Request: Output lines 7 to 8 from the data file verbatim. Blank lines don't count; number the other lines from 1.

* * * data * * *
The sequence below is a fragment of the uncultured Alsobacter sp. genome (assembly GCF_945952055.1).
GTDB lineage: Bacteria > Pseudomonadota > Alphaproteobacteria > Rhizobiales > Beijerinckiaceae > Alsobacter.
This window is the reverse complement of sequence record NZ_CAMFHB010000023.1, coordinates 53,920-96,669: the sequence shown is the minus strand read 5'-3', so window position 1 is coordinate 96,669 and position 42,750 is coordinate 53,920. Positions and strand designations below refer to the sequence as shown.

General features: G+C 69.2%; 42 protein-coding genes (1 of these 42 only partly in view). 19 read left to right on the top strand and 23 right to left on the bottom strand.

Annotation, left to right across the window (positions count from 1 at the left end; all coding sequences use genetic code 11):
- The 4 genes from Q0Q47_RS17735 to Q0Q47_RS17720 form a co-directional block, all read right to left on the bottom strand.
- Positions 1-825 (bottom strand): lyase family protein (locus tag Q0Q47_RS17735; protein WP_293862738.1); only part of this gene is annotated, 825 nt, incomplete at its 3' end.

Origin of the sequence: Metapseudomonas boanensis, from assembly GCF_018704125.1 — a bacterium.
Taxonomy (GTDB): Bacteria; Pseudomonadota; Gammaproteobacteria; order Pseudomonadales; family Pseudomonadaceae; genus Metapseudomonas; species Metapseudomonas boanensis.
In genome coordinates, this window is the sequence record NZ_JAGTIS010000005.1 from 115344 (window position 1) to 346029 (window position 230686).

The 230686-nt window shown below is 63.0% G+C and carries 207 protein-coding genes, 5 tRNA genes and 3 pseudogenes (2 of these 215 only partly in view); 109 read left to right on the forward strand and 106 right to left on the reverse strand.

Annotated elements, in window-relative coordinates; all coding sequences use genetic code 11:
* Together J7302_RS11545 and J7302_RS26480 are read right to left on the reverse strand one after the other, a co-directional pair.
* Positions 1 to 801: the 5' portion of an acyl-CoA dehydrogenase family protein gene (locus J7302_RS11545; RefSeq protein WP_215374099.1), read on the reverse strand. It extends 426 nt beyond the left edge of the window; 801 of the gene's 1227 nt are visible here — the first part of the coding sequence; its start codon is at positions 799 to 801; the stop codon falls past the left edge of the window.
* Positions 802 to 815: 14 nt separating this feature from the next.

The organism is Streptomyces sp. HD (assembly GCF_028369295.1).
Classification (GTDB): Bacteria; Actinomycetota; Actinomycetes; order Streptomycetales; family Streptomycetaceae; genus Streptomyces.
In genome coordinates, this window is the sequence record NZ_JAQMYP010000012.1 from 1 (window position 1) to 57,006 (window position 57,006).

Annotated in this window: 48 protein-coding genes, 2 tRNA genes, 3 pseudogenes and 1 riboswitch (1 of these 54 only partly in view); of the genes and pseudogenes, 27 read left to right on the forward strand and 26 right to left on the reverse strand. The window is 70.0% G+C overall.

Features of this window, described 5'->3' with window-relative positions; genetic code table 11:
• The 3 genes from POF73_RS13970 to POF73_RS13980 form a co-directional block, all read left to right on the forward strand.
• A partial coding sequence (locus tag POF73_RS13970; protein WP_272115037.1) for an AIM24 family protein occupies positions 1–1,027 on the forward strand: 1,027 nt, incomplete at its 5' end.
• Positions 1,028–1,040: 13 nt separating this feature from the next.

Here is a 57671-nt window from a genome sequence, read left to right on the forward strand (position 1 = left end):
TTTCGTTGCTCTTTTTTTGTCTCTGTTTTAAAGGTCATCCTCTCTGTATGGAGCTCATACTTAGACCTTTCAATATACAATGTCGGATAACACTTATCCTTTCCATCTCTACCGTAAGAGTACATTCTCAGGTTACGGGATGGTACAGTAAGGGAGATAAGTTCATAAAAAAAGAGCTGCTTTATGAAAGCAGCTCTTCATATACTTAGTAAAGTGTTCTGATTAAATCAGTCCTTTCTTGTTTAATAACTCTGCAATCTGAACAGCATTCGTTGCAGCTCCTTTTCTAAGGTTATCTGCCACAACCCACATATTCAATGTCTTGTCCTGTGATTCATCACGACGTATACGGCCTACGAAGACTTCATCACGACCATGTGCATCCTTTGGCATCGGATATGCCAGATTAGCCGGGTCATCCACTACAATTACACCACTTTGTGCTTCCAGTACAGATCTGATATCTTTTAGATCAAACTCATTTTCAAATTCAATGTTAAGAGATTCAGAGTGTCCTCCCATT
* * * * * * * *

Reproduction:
- Positions 1-825 (bottom strand): lyase family protein (locus tag Q0Q47_RS17735; protein WP_293862738.1); only part of this gene is annotated, 825 nt, incomplete at its 3' end.

Origin of the sequence: Metapseudomonas boanensis, from assembly GCF_018704125.1 — a bacterium.